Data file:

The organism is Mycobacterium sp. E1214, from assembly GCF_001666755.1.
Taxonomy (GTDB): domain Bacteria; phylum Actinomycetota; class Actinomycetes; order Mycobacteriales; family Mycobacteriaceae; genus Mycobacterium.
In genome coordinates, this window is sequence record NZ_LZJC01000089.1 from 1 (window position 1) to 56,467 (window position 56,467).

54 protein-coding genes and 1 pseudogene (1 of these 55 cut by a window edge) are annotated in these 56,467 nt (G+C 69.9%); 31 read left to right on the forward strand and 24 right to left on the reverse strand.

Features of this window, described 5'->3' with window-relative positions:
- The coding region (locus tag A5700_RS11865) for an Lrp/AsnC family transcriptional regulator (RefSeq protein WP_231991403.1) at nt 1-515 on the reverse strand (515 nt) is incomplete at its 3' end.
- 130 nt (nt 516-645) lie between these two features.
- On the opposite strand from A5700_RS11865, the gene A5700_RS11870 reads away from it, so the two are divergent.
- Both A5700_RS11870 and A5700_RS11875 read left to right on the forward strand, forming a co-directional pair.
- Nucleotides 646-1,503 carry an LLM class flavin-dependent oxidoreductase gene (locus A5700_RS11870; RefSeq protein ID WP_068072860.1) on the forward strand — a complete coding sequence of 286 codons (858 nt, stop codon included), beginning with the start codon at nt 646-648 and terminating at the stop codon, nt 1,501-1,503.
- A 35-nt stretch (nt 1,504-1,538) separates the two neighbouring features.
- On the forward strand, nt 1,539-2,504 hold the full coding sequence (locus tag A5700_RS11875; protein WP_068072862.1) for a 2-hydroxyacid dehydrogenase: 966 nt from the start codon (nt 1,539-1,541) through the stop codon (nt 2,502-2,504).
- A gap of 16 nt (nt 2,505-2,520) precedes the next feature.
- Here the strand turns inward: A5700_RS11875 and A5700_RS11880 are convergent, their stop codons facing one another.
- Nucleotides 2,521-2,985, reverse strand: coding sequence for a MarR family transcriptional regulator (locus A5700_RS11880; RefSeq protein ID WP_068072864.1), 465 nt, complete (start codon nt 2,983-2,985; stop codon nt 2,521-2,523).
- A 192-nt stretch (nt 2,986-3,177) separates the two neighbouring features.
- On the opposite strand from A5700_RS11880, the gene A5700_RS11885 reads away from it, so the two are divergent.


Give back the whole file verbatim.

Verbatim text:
The organism is Mycobacterium sp. E1214, from assembly GCF_001666755.1.
Taxonomy (GTDB): domain Bacteria; phylum Actinomycetota; class Actinomycetes; order Mycobacteriales; family Mycobacteriaceae; genus Mycobacterium.
In genome coordinates, this window is sequence record NZ_LZJC01000089.1 from 1 (window position 1) to 56,467 (window position 56,467).

54 protein-coding genes and 1 pseudogene (1 of these 55 cut by a window edge) are annotated in these 56,467 nt (G+C 69.9%); 31 read left to right on the forward strand and 24 right to left on the reverse strand.

Features of this window, described 5'->3' with window-relative positions:
- The coding region (locus tag A5700_RS11865) for an Lrp/AsnC family transcriptional regulator (RefSeq protein WP_231991403.1) at nt 1-515 on the reverse strand (515 nt) is incomplete at its 3' end.
- 130 nt (nt 516-645) lie between these two features.
- On the opposite strand from A5700_RS11865, the gene A5700_RS11870 reads away from it, so the two are divergent.
- Both A5700_RS11870 and A5700_RS11875 read left to right on the forward strand, forming a co-directional pair.
- Nucleotides 646-1,503 carry an LLM class flavin-dependent oxidoreductase gene (locus A5700_RS11870; RefSeq protein ID WP_068072860.1) on the forward strand — a complete coding sequence of 286 codons (858 nt, stop codon included), beginning with the start codon at nt 646-648 and terminating at the stop codon, nt 1,501-1,503.
- A 35-nt stretch (nt 1,504-1,538) separates the two neighbouring features.
- On the forward strand, nt 1,539-2,504 hold the full coding sequence (locus tag A5700_RS11875; protein WP_068072862.1) for a 2-hydroxyacid dehydrogenase: 966 nt from the start codon (nt 1,539-1,541) through the stop codon (nt 2,502-2,504).
- A gap of 16 nt (nt 2,505-2,520) precedes the next feature.
- Here the strand turns inward: A5700_RS11875 and A5700_RS11880 are convergent, their stop codons facing one another.
- Nucleotides 2,521-2,985, reverse strand: coding sequence for a MarR family transcriptional regulator (locus A5700_RS11880; RefSeq protein ID WP_068072864.1), 465 nt, complete (start codon nt 2,983-2,985; stop codon nt 2,521-2,523).
- A 192-nt stretch (nt 2,986-3,177) separates the two neighbouring features.
- On the opposite strand from A5700_RS11880, the gene A5700_RS11885 reads away from it, so the two are divergent.